Silverback Distillery pivots from making whiskey to hand sanitizer in fight against COVID-19

Silverback Distillery pivots from making whiskey to hand sanitizer in fight against COVID-19

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AFTON — Employees at Silverback Distillery on Rockfish Valley Highway are still plugging away, even though concerns over the novel coronavirus have lead to a shutdown of the tasting room and sales floor.

Owner Christine Riggleman said she could allow up to 10 customers at a time to come in, but to help prevent the spread of the virus, she's only taking curbside pickup orders outside the business.

On Friday, Riggleman made one last batch of rye whiskey before she put distilling on hold to focus on making and donating hand sanitizer. 

"We still have a barrel house full of whiskey and bourbon, so don't panic," she said. "In times like this ... everyone still wants to throw back a bourbon or a shot."

The company has more than two dozen employees, and while sales haven't ground to a complete halt, sales are down, and Riggleman is doing what she can to keep product moving and employees working.

"We're trying to accept some orders so that we can keep going," she said.

But for the time being, Silverback will be making hand sanitizer to bridge the gap for fire and medical professionals, among others. She said the idea sprang to life after she made some for personal use.

"I'm making this for my future grandbabies ... I have three daughters that all work for us and two of them are pregnant, and so a month ago I ordered a few supplies ... ya know, I'm a master distiller, I'm gonna try making some hand sanitizer in case things get bad, so I'll make a batch, so I did."

When word got out to customers that Riggleman was making hand sanitizer, requests came pouring in and she said it's "overwhelming."

With demand so high for the materials needed to make the hand sanitizer, it's been hard to get the raw materials -- even containers to put the sanitizer in.

"We've only done 300 bottles because that's all we had. Three hundred small bottles and then a couple different vessels and Mason jars," Riggleman said, noting the company's facility in Pennsylvania is putting hand sanitizer in donated beer cans. "We're using whatever vessels we can find. We have more, easier products on the way like squirt bottles, but there's only so many we could find online"

Joseph Johnson, rescue captain with Gladstone Volunteer Fire and Rescue in Nelson County, stopped in to Silverback on Friday to pick up a donation of hand sanitizer. He said the bottles would be made available on fire and rescue vehicles.

Johnson said the pandemic has caused problems for emergency officials trying to order supplies.

"For the volunteer agency, I've ordered stuff and everything's on months backorder, and the Virginia Department of [Emergency Medical Services] is supposed to be gathering supplies to distribute to EMS agencies." Johnson said "They sent a survey out wanting to know what our needs were and one of the questions was 'do you have a plan for low staff and being off'. There's like five of us on call, so if someone from Gladstone gets sick like me or a couple of members ..."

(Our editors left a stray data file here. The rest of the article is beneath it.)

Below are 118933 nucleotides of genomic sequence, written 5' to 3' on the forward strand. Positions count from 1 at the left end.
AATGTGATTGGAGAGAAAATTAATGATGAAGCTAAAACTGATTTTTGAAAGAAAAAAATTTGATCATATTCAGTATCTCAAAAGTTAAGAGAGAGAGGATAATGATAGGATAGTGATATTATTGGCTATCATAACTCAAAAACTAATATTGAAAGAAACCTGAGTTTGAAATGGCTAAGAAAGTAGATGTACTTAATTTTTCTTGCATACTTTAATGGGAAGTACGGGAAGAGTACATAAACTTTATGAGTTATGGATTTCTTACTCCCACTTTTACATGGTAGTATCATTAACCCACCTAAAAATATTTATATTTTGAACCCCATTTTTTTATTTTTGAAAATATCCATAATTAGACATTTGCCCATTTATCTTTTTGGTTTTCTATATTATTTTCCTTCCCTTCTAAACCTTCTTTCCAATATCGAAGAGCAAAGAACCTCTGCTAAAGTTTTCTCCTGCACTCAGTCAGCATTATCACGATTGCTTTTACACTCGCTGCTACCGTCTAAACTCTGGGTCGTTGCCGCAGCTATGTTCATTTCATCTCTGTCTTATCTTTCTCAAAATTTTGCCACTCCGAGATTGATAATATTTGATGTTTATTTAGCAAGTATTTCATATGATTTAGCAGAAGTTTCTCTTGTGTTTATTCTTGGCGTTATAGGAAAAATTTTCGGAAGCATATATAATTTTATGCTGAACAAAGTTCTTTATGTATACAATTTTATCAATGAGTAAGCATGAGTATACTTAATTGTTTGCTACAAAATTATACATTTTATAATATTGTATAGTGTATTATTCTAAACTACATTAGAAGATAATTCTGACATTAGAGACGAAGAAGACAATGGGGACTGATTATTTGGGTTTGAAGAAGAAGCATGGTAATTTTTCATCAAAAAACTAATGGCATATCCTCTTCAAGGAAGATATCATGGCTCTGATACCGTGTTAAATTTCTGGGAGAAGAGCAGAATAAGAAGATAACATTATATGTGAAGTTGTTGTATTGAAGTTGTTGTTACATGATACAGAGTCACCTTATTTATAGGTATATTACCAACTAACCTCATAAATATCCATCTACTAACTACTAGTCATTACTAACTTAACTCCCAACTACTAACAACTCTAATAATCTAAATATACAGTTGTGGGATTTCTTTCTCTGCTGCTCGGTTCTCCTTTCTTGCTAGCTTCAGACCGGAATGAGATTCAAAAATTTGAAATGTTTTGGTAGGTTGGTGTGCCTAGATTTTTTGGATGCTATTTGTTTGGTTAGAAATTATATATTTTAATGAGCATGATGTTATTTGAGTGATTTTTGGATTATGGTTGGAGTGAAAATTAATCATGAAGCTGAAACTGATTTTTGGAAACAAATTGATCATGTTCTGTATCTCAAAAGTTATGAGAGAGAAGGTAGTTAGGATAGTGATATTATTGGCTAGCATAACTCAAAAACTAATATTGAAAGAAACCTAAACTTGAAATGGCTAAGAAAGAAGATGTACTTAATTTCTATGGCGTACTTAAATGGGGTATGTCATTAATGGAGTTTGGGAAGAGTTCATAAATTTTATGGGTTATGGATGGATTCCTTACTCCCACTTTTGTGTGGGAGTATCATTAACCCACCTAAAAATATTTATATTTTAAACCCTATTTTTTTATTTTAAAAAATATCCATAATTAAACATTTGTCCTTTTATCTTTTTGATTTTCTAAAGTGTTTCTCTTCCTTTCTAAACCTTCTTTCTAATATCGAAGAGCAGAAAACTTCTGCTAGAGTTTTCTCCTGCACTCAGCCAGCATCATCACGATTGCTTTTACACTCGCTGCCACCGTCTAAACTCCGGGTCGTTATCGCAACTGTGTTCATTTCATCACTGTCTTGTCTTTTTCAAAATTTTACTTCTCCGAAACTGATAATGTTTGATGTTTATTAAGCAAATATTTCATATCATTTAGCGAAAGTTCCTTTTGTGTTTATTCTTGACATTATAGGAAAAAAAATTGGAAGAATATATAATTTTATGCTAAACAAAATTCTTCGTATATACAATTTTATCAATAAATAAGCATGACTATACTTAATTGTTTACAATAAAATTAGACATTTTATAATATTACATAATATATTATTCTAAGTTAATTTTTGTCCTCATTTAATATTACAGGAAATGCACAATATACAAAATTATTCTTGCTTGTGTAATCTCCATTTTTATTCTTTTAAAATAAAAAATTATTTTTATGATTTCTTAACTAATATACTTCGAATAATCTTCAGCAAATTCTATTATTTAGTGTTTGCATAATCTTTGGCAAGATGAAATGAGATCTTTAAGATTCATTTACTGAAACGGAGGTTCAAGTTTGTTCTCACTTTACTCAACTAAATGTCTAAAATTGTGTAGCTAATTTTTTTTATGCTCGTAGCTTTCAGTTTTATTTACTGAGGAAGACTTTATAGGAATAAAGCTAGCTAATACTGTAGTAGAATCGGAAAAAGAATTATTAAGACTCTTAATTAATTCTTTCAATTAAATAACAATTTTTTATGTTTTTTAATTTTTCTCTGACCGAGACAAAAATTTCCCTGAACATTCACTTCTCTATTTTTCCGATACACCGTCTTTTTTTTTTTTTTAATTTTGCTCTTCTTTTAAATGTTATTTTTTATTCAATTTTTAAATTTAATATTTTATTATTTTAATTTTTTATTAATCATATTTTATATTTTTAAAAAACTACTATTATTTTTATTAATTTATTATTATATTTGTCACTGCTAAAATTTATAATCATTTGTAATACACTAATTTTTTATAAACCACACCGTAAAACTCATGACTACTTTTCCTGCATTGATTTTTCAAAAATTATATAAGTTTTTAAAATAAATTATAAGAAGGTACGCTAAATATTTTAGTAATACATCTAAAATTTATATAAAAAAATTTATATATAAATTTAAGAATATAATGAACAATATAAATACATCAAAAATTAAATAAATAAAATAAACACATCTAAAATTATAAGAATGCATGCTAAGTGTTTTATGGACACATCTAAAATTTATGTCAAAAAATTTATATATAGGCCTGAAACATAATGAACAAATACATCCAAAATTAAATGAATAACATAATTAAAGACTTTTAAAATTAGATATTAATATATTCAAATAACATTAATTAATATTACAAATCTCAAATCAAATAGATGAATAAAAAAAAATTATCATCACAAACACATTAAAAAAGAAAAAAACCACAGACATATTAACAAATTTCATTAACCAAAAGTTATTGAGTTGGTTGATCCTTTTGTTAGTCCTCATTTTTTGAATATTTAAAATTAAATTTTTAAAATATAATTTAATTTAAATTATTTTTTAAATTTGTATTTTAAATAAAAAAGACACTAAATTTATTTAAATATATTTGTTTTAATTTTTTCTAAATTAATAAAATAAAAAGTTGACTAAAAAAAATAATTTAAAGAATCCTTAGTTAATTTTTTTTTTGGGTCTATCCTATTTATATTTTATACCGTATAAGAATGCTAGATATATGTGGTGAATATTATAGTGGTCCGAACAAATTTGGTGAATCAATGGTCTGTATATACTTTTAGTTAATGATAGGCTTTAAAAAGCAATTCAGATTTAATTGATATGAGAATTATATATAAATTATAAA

The Centers for Disease Control and Prevention have provided a recipe for the sanitizer on their website, and Riggleman said the product she's making exceeds the CDC alcohol content requirement. And the federal Alcohol and Tobacco Tax and Trade Bureau has streamlined requirements to allow for such a product transition.

"TTB, which is the federal approval process ... they told distillers 'look, this is a time of need and this is when the public needs us,' and I have the skill and equipment to help. In wartime situations a lot of distilleries switched over from making whiskey to penicillin, so they helped. I will do this as long as I need to, as long as they need us."

While Riggleman said she has her own financial concerns, she feels it's important to help out the best she can. She's set up a GoFundMe page to help pay for supplies to make and bottle the sanitizer.

"I'm having to amp up production to keep up with all these orders for the first responders, so my power bill's going to be quadruple what it normally is, and we don't have money coming in," Riggleman said. "We're trying to find that balance of being able to keep keep providing for them and donations so we can keep going.

"Federally, I think they're going to going to try to help distilleries. They might try to give us a little bit of assistance to try to help because we're trying to help," she said.

Riggleman's husband, U.S. Rep. Denver Riggleman, R-5th District, was zipping around the facility Friday on the phone with financial institutions. Hearing his wife's concerns about the lack of necessities such as diapers and babies wipes, he stopped to share a thought.

"This goes to protecting seniors, babies and those with underlying conditions, and all of a sudden ... thank God for her," Riggleman said of his wife.

Asked if she had other ideas to help out in the effort to stop the spread of the virus, Riggleman said she has a few things in mind.

"We might tackle spray disinfectants, but we're not sure yet," she said. "The entire world is affected by this right now. It's crazy. If you have a skill set that you can help out, or if you have time that you can help somebody, you know doctors might need food, supplies of masks. We're going to ask for volunteers to help make some masks for us.

"I don't know what's going to happen, but you have to have common decency. My parents taught me if you don't have that, what do you have? Somebody next to you that you don't even know trips, are you gonna not help them? You reach your hand out and say, 'I got ya,' and you help them up. And that's what we're trying to do."

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